|Publication number||US4085360 A|
|Application number||US 05/695,568|
|Publication date||Apr 18, 1978|
|Filing date||Jun 14, 1976|
|Priority date||Jun 14, 1976|
|Publication number||05695568, 695568, US 4085360 A, US 4085360A, US-A-4085360, US4085360 A, US4085360A|
|Inventors||Mark Ian Howell|
|Original Assignee||Mark Ian Howell|
|Export Citation||BiBTeX, EndNote, RefMan|
|Patent Citations (13), Referenced by (26), Classifications (5)|
|External Links: USPTO, USPTO Assignment, Espacenet|
This invention relates to the location of underground pipes and cables.
Existing means of pipe and cable location usually require that a detector be moved about a survey site in order that the amplitude of energy radiating from the subsurface conductors be compared at different positions. The pipe plan position is conventionally ascertained by plotting zero, or maximum, energy positions.
There is frequently, however, a need to determine simply that a particular position is not underlain by a pipe or cable, and consequently a need for a technique whereby this can be simply ascertained without the necessity for investigating adjacent positions, and without requiring the operator to possess any special skills. Such a technique would be useful, for example, where a hole is to be dug by a road to receive a telegraph pole.
It is an object of this invention to provide an apparatus and method for surveying a site quickly and accurately to determine whether a pipe or cable is buried beneath it.
According to the present invention there is provided an instrument for determining the presence or absence of a buried cable or pipe, comprising an array of aerial coils whose extended axes define the corners of a multi-sided area on the ground and a receiver for comparing the phases of signals produced in the coils and indicating whether such signals are in or out of phase.
Under normal circumstances a pipe or cable buried below the ground will carry some form of AC energy which can be detected. With the device of this invention situated above a site whose shape is determined by the multi-sided area defined on the ground below the instrument, if a pipe or cable is buried below that area the AC energy radiated by the pipe or cable will cause a phase difference between the signals registered in the coils.
In a preferred form there are three coils defining a triangular area since this utilises the minimum of equipment and reduces the possibility of errors occuring due to a pipe being positioned so that it bisects say a square area defined by four coils. The coils may be rigidly set with mutually parallel axes, but in a preferred arrangement the coils are pivotally mounted so that they may be splayed outwardly relative to each other, in the downward direction. With such a pivotal arrangement the range of operation of the device (i.e. area covered) can be increased or decreased at will.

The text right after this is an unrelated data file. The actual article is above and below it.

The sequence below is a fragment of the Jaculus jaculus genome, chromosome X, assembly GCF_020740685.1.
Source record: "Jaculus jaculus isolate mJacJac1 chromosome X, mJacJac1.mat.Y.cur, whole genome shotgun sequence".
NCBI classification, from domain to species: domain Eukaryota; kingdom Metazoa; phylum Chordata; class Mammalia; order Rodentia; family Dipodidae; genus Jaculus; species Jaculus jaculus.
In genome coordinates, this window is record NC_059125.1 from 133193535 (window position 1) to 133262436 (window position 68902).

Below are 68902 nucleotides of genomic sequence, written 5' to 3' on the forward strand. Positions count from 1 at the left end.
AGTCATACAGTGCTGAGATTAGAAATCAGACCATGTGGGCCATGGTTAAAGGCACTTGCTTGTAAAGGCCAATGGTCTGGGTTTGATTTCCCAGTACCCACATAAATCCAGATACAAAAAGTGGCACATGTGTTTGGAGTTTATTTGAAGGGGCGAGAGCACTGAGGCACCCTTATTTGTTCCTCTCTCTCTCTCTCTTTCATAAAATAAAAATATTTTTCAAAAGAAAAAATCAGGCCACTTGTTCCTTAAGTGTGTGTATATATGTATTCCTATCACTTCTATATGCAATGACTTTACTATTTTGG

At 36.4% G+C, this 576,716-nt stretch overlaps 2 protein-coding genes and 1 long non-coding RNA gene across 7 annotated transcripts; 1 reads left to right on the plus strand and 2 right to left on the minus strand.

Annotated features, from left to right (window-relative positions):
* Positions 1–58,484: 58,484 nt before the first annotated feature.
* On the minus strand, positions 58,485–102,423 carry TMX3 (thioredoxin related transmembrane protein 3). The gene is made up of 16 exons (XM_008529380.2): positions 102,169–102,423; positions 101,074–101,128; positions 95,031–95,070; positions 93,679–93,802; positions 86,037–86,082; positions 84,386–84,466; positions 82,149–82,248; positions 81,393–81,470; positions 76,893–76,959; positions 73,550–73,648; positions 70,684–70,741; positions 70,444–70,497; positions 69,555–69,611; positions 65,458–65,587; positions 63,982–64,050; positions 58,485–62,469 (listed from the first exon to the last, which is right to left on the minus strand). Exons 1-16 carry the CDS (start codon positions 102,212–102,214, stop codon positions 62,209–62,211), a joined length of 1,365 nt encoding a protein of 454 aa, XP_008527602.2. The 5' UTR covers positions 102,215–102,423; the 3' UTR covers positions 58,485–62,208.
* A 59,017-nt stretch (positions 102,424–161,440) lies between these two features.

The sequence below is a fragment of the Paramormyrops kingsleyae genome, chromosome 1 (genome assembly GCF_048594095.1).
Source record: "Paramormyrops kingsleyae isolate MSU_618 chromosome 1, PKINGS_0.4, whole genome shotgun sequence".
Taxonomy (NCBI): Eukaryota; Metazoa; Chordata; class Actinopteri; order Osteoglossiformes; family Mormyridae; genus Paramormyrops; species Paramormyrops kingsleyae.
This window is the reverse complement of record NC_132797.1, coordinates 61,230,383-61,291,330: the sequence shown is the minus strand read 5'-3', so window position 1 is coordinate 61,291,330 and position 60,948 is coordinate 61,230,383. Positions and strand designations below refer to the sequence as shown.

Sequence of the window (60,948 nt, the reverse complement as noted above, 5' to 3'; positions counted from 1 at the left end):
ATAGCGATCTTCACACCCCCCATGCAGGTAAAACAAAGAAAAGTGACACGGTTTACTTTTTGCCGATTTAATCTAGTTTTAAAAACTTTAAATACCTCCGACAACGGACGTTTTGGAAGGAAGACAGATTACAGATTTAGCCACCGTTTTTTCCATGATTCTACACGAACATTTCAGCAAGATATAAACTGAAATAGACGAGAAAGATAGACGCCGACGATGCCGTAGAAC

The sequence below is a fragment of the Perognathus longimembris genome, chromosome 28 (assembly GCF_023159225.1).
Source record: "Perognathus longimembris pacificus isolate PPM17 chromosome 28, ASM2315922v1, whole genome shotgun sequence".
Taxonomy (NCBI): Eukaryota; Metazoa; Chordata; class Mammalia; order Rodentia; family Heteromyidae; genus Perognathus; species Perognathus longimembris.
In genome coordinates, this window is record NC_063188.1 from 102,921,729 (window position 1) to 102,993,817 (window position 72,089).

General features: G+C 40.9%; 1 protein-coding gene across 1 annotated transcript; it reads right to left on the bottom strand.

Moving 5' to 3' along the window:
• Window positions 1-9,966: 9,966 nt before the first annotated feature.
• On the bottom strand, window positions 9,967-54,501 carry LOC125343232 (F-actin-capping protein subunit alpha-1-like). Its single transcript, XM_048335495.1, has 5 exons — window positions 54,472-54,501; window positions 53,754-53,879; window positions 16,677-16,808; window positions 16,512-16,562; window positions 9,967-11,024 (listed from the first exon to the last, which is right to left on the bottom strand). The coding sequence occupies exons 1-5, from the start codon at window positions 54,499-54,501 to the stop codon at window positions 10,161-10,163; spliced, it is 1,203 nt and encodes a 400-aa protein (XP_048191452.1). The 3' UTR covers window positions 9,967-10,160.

It is preferred that the receiver should incorporate a Yes/No meter to indicate phase equality or inequality respectively.
Various means may be provided for comparing the phases of the signals produced in the coils. In one arrangement, the receiver incorporates a phase discriminator for comparing the outputs from all the coils. In another, the receiver is adapted to use one coil output as a reference signal and to make phase comparisons between this reference signal and the other coil signals. In a further embodiment, the receiver is adapted to combine the outputs of a plurality of coils and compare the combined output with the output from one of the coils in a phase detector. In this case it is preferred that the coil outputs are first connected through respective hi-pass/lo-pass amplifiers.
A fourth possibility is to design a receiver so that it will monitor the signals from the coil at differing frequencies. This will take account of the possibility that the AC energy radiated by a pipe or cable may be other than, for instance, conventional mains frequency of 50 Hz. The receiver can be designed to monitor the signals from the coils at two different frequencies simultaneously.